Wednesday, July 17, 2013

Reading Notes: Blackout

This post is part of my commitment to read and review as many nominated works in the Hugo Awards (Science Fiction Awards) as possible before the prize announcements in early September.   Today I am looking at the third of the five nominated novels: Mira Grant's trilogy closer, Blackout.

If it were not for the Hugo novella category, and the bijou chills of early Newsflesh prequel San Diego 2014, I would have came to Blackout knowing nothing whatsoever about it. The third book in the Newsflesh trilogy, Blackout is the kind of book that would, without an award-list prompt, have entirely passed me by (as had its prequels, Feed and Deadline).

Why? Because I am a prejudiced reader, and I can admit it.

I would never have picked up the Newsflesh books because they are marketed as being horror / thriller, or horror / suspense, and because they are about zombies. I have, in the past, not enjoyed horror books - the notable exception being Stephen King's early works, which I do like a lot - and I have an allergy to books about re-imagining supernatural monsters, especially ones with lots of feels (lookin' at you, all-vampire-stories-but-especially-Twilight...)

And see, this is where prejudice takes you, whether it's with books or in any other area of life. You make a decision that something won't be good and you won't like it, because other things that are labelled the same have not appealed to you in the past, and then you miss out on some really good things.

Because Blackout is a very good - not flawless, but good - book. I quickly skimmed Feed and Deadline, in order to be fair in my reading of Blackout, but I read Blackout itself closely and I really enjoyed it. I found Grant's style witty, engaging and readable, her plot brisk and not any less plausible than most speculative fiction, and her characters surprisingly highly developed.

I say "surprisingly" because I think that, although the zombie element certainly adds horrific aspects to the story, I strongly believe that Blackout in particular is a suspense / thriller, rather than a traditional horror book. Perhaps it's the future-science / political conspiracy elements which are critical to the plot and absorb much of the characters' attention (I'm trying to avoid plot spoilers, so forgive the vagueness). Perhaps it's that, because Grant has combined her interest in virology with her horror focus to create a medical / immunological explanation of zombie-ism, the zombies seem less - I don't know, spooky? Still scary and weird and tragic, but not supernatural in the ghosties and forces-beyond-nature way.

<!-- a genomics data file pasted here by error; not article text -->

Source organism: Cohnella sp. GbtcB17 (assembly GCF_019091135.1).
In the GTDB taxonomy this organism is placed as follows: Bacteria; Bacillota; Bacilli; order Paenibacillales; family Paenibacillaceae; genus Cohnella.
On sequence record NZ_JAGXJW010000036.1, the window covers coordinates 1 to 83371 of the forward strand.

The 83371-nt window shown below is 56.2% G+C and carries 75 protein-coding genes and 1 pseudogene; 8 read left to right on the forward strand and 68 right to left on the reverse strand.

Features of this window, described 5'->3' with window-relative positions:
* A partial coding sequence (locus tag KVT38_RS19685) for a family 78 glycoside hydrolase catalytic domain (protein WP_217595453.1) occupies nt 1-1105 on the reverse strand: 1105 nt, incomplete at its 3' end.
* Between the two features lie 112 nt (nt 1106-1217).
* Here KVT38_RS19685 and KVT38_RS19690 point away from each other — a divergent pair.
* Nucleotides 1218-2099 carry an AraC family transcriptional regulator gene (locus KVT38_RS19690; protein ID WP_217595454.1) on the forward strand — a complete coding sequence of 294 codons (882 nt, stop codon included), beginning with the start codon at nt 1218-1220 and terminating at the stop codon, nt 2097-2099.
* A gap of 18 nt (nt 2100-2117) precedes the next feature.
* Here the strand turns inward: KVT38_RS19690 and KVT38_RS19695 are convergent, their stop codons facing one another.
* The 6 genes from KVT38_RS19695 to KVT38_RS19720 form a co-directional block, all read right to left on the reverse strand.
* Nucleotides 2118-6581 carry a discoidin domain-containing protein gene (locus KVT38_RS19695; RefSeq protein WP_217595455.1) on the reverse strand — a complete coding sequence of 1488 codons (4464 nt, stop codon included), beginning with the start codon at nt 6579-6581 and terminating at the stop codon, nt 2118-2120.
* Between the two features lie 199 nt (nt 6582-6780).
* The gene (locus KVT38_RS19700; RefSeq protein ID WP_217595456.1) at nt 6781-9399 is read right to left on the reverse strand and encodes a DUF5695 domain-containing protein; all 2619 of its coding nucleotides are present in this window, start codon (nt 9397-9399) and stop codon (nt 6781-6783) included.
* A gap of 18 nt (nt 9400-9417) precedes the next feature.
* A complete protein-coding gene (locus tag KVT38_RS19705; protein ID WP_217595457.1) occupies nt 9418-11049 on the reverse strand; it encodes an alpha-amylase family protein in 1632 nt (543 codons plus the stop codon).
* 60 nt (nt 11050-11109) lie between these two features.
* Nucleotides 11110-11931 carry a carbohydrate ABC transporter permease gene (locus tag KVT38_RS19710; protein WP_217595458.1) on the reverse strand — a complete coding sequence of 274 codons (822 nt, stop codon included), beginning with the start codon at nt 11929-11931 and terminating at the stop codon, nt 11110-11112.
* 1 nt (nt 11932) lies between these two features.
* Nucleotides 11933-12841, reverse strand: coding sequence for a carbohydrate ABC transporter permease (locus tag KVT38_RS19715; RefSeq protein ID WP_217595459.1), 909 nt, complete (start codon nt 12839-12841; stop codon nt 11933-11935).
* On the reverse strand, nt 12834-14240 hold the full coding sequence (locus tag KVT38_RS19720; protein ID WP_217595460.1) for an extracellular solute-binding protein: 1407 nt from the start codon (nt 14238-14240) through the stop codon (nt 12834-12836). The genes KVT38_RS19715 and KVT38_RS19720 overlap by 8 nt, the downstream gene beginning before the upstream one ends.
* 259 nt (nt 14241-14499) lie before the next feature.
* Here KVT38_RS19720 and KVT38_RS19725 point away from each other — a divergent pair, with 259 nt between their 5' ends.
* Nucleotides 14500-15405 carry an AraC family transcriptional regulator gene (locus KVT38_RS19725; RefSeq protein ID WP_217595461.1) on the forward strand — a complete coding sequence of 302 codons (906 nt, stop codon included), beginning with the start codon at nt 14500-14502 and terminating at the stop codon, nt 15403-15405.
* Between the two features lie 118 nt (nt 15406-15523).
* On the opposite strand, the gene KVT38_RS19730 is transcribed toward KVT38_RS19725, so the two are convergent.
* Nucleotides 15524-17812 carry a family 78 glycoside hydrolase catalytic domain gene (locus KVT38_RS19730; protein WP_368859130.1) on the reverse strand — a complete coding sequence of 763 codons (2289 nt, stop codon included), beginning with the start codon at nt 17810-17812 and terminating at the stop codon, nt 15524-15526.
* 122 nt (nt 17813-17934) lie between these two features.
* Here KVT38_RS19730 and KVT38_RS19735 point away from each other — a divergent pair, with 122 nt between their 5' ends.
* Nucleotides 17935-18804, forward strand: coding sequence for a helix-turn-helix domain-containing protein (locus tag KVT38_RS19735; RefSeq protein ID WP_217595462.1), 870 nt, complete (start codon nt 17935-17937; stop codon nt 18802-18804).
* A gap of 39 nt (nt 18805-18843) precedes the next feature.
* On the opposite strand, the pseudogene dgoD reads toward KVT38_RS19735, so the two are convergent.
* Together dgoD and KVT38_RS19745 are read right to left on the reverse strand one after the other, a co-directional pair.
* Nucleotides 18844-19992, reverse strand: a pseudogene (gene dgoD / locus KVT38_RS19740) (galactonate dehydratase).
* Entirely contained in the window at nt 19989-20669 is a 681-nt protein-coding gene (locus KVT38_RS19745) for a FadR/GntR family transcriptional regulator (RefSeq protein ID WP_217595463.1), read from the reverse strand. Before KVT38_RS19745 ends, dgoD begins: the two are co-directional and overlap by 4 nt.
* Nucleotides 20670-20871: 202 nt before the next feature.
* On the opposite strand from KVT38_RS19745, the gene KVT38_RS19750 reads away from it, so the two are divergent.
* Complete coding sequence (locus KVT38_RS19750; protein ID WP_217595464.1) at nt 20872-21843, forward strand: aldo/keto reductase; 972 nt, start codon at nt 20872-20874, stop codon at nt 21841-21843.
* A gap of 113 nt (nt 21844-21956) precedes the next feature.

So the characters being actual characters rather than puppets to move the plot along came as a pleasant surprise to me. I have read my share of thrillers, and don't mind them, but I'll go out on a limb and say one thing the genre is not renowned for is its deep and realistic character development. Grant does substantially better with her people than most, and this certainly adds depth and punch to the story.

I also really liked Grant's vision of the future media - the fragmentation of voices, the rise of the bloggers, the shifting gaze. As in her treatment of pop culture in San Diego 2014, it's apparent that Grant knows and embraces both nerd and blogger culture, in a way I haven't seen much of in other mainstream authors. I think her landscape is not only plausible, it's possible, and I liked watching how she teased out the ramifications of that.

Three quibbles with this book (and by extension, the series): Firstly, the conspiracy denouement was a bit overheated and melodramatic, and felt out of kilter with the self-consciously restrained and deprecating style of the books as a whole. Secondly, the "secret" that Georgia reveals to persuade Shaun of her identity was telegraphed so loudly and luridly that it was the flattest balloon  ever in turns of plot twists. And finally, I thought there were times when Grant lost her way a bit with the points she was trying to make; some of the meta messages, particularly those about science and government, were quite muddy in Blackout, and this got confusing.

Nonetheless, it's a good book, rounding out a good series. And you don't even need to be a horror person to appreciate its virtues.

I wonder if this means I should give romance fiction, my other main genre-based EWWWWW, another chance now...?

Novellas are done. One and a half novel reviews to go, plus all the novelettes! Next up will be the novelettes as a set - all 5 if I can get hold of the last one, or the 4 I have found if the elusive "Rat-Catcher" remains unobtainable.

I've finished Captain Vortpatril's Alliance, and will review it soon. I'm not going to do a review of Throne of the Crescent Moon, because I really don't like it and didn't finish it, but will add a few notes into the Vorpatril review indicating what I didn't love about it.

Other Hugo reviews can be found here:
Short stories (all)
On a Red Station, Drifting (novella)
After the Fall, During the Fall, Before the Fall (novella)
The Emperor's New Soul (novella)
Redshirts: A Novel and Three Codas (novel)  

San Diego 2014: The Last Stand of the California Browncoats (novella) 
The Stars Do Not Lie (novella)  

2312 (novel)

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